# Simple Hangman game in Python

I recently started learning Python, and made a simple text based Hangman game. I wanted to know if there could be anything done to make the code cleaner or more efficient.

import random
import os
import sys

def main():
pickword()

def start(word, twoplayer):
wordarray = ''
userguess = []
guessright = 0
lettersright = 0
if len(word) < 5:
tries = 6
else:
tries = 10
usedletters = []

if twoplayer == False:
print(word)
print("Welcome to hangman")
print("I will think of a word and you will have to guess it, are you ready!")
input("Press enter to continue")
else:
print("Welcome to hangman")
print("Player 1 has already thought of a word, let's begin")
input("Press enter to continue")

lengthword = len(word)

if twoplayer == False:
for i in range(1, lengthword):                  #creates a new variable, all underscores
userguess.append("_ ")
else:
for i in range(1, lengthword):                  #creates a new variable, all underscores
userguess.append("_ ")

wordarray = (list(word))

if twoplayer == False:
for i in range(0, lengthword):                  #removes \n from end of word
if wordarray[i] == "\n":
wordarray.remove(wordarray[i])
break

usedletters = []
getuserguess(wordarray, userguess, tries, usedletters, word)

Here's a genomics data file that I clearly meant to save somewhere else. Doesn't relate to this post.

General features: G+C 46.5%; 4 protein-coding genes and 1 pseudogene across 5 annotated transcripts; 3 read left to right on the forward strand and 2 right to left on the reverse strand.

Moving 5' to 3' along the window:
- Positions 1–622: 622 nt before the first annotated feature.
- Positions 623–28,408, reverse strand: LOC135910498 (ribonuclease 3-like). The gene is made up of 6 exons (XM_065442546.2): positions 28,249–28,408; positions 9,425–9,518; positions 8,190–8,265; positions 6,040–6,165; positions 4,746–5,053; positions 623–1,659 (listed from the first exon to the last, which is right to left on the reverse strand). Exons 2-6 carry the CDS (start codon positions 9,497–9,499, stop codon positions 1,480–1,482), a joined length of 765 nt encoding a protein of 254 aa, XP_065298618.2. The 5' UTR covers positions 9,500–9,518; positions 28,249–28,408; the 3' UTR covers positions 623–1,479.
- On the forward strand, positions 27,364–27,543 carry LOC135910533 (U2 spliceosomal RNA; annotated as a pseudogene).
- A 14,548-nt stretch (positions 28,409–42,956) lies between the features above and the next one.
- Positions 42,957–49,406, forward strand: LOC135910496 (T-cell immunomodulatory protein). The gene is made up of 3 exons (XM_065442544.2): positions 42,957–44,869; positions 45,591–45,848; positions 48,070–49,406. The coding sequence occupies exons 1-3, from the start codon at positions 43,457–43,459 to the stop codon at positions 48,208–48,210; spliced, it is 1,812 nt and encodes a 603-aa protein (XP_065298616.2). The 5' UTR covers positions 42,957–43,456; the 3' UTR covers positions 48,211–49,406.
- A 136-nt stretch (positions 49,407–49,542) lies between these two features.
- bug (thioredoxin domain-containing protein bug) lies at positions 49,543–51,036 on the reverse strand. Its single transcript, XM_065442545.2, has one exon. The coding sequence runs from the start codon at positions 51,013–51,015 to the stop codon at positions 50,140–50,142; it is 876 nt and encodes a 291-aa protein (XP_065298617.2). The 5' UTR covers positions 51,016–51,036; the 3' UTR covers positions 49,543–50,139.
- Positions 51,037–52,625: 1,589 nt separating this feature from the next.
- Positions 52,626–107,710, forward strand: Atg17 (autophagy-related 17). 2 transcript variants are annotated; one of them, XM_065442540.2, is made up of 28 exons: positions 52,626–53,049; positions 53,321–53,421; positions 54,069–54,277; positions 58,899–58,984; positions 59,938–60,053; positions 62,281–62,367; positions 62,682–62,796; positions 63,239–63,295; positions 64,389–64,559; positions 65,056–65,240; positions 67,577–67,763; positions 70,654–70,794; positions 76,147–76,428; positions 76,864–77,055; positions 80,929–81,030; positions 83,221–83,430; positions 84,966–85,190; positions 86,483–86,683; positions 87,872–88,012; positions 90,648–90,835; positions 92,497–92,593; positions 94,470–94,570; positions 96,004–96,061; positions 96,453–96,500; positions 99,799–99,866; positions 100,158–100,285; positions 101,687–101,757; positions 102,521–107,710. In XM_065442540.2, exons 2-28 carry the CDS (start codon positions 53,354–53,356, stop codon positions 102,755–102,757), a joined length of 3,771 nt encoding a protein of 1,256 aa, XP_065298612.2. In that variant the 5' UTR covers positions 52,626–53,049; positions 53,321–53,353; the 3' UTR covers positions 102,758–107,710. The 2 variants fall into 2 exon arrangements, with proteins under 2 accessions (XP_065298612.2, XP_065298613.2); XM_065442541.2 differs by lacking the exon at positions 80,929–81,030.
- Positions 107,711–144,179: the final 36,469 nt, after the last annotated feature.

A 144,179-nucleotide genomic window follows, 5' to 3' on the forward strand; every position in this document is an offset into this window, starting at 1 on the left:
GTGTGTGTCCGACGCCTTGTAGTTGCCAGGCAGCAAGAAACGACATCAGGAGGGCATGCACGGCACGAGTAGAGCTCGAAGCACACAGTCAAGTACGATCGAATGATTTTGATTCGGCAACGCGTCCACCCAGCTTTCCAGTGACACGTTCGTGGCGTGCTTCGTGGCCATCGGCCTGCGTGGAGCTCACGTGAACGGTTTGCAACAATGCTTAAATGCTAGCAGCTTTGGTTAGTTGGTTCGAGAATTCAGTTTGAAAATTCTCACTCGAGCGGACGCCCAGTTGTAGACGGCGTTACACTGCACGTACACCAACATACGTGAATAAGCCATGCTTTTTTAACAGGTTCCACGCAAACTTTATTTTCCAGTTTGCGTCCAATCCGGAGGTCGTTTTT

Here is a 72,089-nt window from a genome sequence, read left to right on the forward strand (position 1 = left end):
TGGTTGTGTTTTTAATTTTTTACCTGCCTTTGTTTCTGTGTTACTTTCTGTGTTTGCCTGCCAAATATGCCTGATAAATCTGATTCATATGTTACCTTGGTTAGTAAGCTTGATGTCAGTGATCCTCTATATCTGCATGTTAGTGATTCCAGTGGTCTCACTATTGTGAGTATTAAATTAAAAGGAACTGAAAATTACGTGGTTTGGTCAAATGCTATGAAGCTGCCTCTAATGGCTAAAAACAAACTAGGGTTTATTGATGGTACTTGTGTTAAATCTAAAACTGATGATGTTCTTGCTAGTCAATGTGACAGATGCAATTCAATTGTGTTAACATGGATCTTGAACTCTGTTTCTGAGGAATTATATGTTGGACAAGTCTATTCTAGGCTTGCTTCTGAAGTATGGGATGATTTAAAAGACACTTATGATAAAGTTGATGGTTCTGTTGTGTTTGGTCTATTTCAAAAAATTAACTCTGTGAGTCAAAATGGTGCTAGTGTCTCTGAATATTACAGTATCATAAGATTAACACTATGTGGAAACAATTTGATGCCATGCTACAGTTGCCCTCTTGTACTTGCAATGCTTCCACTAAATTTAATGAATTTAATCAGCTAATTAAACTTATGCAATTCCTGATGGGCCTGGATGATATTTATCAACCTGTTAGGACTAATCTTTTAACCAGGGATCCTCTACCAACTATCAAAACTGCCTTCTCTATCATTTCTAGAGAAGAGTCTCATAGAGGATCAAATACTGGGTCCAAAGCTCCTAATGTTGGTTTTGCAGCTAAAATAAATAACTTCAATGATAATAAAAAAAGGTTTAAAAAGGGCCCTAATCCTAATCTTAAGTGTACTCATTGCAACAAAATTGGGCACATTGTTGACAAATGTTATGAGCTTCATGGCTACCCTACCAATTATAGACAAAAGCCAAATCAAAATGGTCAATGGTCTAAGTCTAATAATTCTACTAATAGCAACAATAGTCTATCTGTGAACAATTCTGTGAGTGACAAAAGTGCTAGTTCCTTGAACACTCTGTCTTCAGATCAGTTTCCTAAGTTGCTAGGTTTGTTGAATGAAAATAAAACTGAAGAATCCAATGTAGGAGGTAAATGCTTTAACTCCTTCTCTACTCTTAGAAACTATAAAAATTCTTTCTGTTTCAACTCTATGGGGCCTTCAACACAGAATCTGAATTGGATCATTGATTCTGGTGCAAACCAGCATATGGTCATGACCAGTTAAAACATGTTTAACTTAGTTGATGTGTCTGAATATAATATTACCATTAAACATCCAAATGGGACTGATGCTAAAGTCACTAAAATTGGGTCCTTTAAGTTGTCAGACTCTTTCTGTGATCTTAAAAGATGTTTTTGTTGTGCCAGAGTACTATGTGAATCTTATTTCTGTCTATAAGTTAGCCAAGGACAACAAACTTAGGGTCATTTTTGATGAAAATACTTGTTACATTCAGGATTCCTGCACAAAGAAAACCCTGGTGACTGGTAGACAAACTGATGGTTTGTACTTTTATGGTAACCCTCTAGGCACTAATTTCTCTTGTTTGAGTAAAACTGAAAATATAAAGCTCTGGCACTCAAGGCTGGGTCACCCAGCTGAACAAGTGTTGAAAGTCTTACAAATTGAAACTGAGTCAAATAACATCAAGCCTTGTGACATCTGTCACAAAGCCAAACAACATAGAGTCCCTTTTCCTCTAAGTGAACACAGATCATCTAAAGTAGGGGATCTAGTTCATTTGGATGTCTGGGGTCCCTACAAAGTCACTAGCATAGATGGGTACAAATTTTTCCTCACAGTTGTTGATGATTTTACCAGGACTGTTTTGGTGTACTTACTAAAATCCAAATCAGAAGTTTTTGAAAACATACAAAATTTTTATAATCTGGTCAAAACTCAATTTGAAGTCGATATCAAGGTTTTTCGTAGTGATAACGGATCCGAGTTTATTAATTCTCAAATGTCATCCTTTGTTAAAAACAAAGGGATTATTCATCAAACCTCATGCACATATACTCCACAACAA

def pickword():
word = 0
twoplayer = input("Do you want to play 2 player[Y/N]")
if twoplayer.lower() == "y":
word = input("Player 1, enter the word you want player 2 to guess, don't let them see! ")

if len(word) < 3:
print("That word is too short")
pickword()

print("\n\n\n\n\n\n\n\n\n\n\n\n\n\n\n\n\n\n")
print("\n\n\n\n\n\n\n\n\n\n\n\n\n\n\n\n\n\n")
print("\n\n\n\n\n\n\n\n\n\n\n\n\n\n\n\n\n\n")

word = word.lower()
twoplayer = True
start(word, twoplayer)
else:
try:
twoplayer = False
start(word, twoplayer)

except:
input("Error, no word list found, press enter to exit")
sys.exit()

def getuserguess(wordarray, userguess, tries, usedletters, word):

print(' '.join(userguess))
guess1 = input("Enter your guess: ")

if len(guess1) < 1 or len(guess1) > 1 or guess1.isdigit():
print("Invalid input")
getuserguess(wordarray, userguess, tries, usedletters, word)
else:
checkuserguess(wordarray, userguess, guess1, usedletters, tries, word)

def lose(word):
again = input("Sorry, you lost, the word was {}Would you like to play again[Y/N]".format(word))
if again.lower() ==  "y":
pickword()
else:
sys.exit()

def win():
again = input("Congrats, you won hangman, do you want to play again?[Y/N]")
if again == "Y" or "y":
pickword()
else:
sys.exit()

def checkuserguess(wordarray, userguess, guess1, usedletters, tries, word):

guess1list = (list(guess1))

if guess1list[0] in usedletters:
getuserguess(wordarray, userguess, tries, usedletters, word)

if guess1 in wordarray:
usedletters.append(guess1)